This spec is REVISION 23. Whenever you substantively (ie. not clarifications) update the algorithm, please update the revision number in this sentence. Also, in all implementations please include a spec revision number
Ethash is the planned PoW algorithm for Ethereum 1.0. It is the latest version of Dagger-Hashimoto, although it can no longer appropriately be called that since many of the original features of both algorithms have been drastically changed in the last month of research and development.
The general route that the algorithm takes is as follows:
- There exists a seed which can be computed for each block by scanning through the block headers up until that point.
- From the seed, one can compute a 16 MB pseudorandom cache. Light clients store the cache.
- From the cache, we can generate a 1 GB dataset, with the property that each item in the dataset depends on only a small number of items from the cache. Full clients and miners store the dataset. The dataset grows linearly with time.
- Mining involves grabbing random slices of the dataset and hashing them together. Verification can be done with low memory by using the cache to regenerate the specific pieces of the dataset that you need, so you only need to store the cache.
The large dataset is updated once every 30000 blocks, so the vast majority of a miner’s effort will be reading the dataset, not making changes to it.
Ethereum’s development coincided with the development of the SHA3 standard, and the
standards process made a late change in the padding of the finalized hash algorithm, so that Ethereum’s
“sha3_256” and “sha3_512” hashes are not standard sha3 hashes, but a variant often referred
to as “Keccak-256” and “Keccak-512” in other contexts.
The parameters for Ethash’s cache and dataset depend on the block number. The cache size and dataset size both grow linearly; however, we always take the highest prime below the linearly growing threshold in order to reduce the risk of accidental regularities leading to cyclic behavior.
The cache production process involves first sequentially filling up 32 MB of memory, then performing two passes of Sergio Demian Lerner’s RandMemoHash algorithm from Strict Memory Hard Hashing Functions.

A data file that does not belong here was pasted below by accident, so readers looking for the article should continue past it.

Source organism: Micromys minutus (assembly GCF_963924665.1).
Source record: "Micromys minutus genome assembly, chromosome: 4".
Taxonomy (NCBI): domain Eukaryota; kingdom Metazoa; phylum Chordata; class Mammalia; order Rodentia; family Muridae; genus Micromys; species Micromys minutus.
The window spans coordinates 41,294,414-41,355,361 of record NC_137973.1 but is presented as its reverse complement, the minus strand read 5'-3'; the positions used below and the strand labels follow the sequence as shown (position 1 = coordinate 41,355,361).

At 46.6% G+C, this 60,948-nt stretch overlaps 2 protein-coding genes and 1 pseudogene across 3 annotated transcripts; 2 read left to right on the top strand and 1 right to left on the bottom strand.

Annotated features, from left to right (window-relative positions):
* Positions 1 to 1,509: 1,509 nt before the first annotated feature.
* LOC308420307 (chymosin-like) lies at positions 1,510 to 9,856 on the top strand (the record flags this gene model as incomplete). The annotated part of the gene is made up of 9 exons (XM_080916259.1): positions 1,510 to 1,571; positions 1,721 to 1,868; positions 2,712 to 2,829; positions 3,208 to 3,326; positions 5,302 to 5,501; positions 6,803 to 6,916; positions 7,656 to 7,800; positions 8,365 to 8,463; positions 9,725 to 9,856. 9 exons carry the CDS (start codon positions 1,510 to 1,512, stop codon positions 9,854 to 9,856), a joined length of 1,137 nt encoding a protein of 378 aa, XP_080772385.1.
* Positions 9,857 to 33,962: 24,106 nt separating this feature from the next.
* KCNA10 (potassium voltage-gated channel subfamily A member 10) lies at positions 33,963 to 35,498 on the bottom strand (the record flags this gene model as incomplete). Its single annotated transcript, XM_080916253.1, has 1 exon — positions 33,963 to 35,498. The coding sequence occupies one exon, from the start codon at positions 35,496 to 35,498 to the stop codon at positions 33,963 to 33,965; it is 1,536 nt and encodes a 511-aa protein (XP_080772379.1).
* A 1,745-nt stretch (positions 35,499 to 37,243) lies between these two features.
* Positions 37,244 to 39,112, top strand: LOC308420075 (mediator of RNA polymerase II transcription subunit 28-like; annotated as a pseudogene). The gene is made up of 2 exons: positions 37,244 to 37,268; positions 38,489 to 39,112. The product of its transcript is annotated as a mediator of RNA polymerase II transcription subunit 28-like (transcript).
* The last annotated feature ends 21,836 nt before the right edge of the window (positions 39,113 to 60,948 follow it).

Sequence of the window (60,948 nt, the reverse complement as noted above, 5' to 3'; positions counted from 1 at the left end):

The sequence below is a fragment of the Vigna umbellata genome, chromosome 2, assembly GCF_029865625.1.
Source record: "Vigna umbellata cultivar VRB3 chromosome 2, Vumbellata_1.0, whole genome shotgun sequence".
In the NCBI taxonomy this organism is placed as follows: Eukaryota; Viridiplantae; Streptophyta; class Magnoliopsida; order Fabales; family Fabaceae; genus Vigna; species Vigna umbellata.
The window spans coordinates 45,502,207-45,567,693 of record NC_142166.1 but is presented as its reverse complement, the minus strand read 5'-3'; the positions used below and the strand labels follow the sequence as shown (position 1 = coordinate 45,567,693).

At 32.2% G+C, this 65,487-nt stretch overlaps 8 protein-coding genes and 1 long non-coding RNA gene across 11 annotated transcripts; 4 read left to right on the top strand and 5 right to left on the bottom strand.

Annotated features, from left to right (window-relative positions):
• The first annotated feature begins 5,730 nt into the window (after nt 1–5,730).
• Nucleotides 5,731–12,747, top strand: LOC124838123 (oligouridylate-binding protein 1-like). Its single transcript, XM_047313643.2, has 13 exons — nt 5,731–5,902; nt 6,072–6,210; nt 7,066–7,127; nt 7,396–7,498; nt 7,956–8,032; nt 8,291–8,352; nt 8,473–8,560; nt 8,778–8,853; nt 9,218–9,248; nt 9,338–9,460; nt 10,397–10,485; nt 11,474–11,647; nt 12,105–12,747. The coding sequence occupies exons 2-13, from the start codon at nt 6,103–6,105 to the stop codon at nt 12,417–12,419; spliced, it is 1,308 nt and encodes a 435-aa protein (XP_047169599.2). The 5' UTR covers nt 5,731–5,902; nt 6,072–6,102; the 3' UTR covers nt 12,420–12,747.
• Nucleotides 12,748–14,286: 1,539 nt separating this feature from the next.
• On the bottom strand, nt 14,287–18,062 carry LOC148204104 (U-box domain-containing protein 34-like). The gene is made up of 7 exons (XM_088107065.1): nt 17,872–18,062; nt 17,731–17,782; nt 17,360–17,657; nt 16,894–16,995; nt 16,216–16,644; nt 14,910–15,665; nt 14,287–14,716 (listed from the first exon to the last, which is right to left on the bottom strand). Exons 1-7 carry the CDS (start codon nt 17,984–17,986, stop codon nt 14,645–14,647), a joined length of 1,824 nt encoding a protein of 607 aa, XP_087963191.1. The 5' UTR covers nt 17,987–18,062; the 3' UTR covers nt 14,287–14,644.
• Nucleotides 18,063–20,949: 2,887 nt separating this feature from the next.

We use an algorithm inspired by the FNV hash in some cases as a non-associative substitute for XOR. Note that we multiply the prime with the full 32-bit input, in contrast with the FNV-1 spec which multiplies the prime with one byte (octet) in turn.
Essentially, we combine data from 256 pseudorandomly selected cache nodes, and hash that to compute the dataset node.
Now, we specify the main “hashimoto”-like loop, where we aggregate data from the full dataset in order to produce our final value for a particular header and nonce. In the code below,
header represents the SHA3-256 hash of the RLP representation of a truncated block header, that is, of a header excluding the fields mixHash and nonce.
nonce is the eight bytes of a 64 bit unsigned integer in big-endian order.
Essentially, we maintain a “mix” 128 bytes wide, and repeatedly sequentially fetch 128 bytes from the full dataset and use the
fnv function to combine it with the mix. 128 bytes of sequential access are used so that each round of the algorithm always fetches a full page from RAM, minimizing translation lookaside buffer misses which ASICs would theoretically be able to avoid.
If the output of this algorithm is below the desired target, then the nonce is valid. Note that the extra application of
sha3_256 at the end ensures that there exists an intermediate nonce which can be provided to prove that at least a small amount of work was done; this quick outer PoW verification can be used for anti-DDoS purposes. It also serves to provide statistical assurance that the result is an unbiased, 256 bit number.